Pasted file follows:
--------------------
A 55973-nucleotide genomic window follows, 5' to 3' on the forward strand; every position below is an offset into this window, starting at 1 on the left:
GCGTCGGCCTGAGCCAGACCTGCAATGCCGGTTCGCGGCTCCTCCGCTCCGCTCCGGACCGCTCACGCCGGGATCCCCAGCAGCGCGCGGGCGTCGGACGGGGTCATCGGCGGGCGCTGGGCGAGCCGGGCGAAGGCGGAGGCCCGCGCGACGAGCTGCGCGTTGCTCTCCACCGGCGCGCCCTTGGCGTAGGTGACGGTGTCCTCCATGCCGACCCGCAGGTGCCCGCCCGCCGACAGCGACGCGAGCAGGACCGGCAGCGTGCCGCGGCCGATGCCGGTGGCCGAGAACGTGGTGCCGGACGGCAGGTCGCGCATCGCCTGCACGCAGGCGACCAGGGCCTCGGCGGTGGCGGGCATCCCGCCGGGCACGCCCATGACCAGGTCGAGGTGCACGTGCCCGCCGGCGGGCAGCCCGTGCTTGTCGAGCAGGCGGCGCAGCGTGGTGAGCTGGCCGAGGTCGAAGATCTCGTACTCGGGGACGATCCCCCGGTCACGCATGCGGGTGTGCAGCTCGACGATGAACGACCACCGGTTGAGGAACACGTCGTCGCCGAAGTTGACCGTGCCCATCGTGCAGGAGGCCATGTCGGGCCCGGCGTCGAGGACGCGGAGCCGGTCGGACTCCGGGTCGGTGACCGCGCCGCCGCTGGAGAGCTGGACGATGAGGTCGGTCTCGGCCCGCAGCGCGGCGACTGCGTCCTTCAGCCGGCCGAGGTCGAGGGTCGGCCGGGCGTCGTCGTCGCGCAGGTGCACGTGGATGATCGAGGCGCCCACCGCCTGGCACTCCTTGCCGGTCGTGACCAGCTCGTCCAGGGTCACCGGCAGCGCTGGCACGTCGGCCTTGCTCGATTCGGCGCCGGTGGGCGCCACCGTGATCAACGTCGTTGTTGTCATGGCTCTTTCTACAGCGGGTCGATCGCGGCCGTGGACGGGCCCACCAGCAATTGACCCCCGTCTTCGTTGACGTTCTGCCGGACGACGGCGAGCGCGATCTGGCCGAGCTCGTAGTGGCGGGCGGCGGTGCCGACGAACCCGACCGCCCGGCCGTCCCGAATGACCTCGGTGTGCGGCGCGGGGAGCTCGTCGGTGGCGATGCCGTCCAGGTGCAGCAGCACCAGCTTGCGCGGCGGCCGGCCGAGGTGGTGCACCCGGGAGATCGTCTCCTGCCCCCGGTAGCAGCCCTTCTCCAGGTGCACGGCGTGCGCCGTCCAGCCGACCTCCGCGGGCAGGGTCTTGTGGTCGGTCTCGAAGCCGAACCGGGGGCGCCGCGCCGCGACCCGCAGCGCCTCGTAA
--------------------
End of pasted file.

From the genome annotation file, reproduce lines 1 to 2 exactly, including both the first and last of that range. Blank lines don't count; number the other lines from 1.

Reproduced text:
A 55973-nucleotide genomic window follows, 5' to 3' on the forward strand; every position below is an offset into this window, starting at 1 on the left:
GCGTCGGCCTGAGCCAGACCTGCAATGCCGGTTCGCGGCTCCTCCGCTCCGCTCCGGACCGCTCACGCCGGGATCCCCAGCAGCGCGCGGGCGTCGGACGGGGTCATCGGCGGGCGCTGGGCGAGCCGGGCGAAGGCGGAGGCCCGCGCGACGAGCTGCGCGTTGCTCTCCACCGGCGCGCCCTTGGCGTAGGTGACGGTGTCCTCCATGCCGACCCGCAGGTGCCCGCCCGCCGACAGCGACGCGAGCAGGACCGGCAGCGTGCCGCGGCCGATGCCGGTGGCCGAGAACGTGGTGCCGGACGGCAGGTCGCGCATCGCCTGCACGCAGGCGACCAGGGCCTCGGCGGTGGCGGGCATCCCGCCGGGCACGCCCATGACCAGGTCGAGGTGCACGTGCCCGCCGGCGGGCAGCCCGTGCTTGTCGAGCAGGCGGCGCAGCGTGGTGAGCTGGCCGAGGTCGAAGATCTCGTACTCGGGGACGATCCCCCGGTCACGCATGCGGGTGTGCAGCTCGACGATGAACGACCACCGGTTGAGGAACACGTCGTCGCCGAAGTTGACCGTGCCCATCGTGCAGGAGGCCATGTCGGGCCCGGCGTCGAGGACGCGGAGCCGGTCGGACTCCGGGTCGGTGACCGCGCCGCCGCTGGAGAGCTGGACGATGAGGTCGGTCTCGGCCCGCAGCGCGGCGACTGCGTCCTTCAGCCGGCCGAGGTCGAGGGTCGGCCGGGCGTCGTCGTCGCGCAGGTGCACGTGGATGATCGAGGCGCCCACCGCCTGGCACTCCTTGCCGGTCGTGACCAGCTCGTCCAGGGTCACCGGCAGCGCTGGCACGTCGGCCTTGCTCGATTCGGCGCCGGTGGGCGCCACCGTGATCAACGTCGTTGTTGTCATGGCTCTTTCTACAGCGGGTCGATCGCGGCCGTGGACGGGCCCACCAGCAATTGACCCCCGTCTTCGTTGACGTTCTGCCGGACGACGGCGAGCGCGATCTGGCCGAGCTCGTAGTGGCGGGCGGCGGTGCCGACGAACCCGACCGCCCGGCCGTCCCGAATGACCTCGGTGTGCGGCGCGGGGAGCTCGTCGGTGGCGATGCCGTCCAGGTGCAGCAGCACCAGCTTGCGCGGCGGCCGGCCGAGGTGGTGCACCCGGGAGATCGTCTCCTGCCCCCGGTAGCAGCCCTTCTCCAGGTGCACGGCGTGCGCCGTCCAGCCGACCTCCGCGGGCAGGGTCTTGTGGTCGGTCTCGAAGCCGAACCGGGGGCGCCGCGCCGCGACCCGCAGCGCCTCGTAA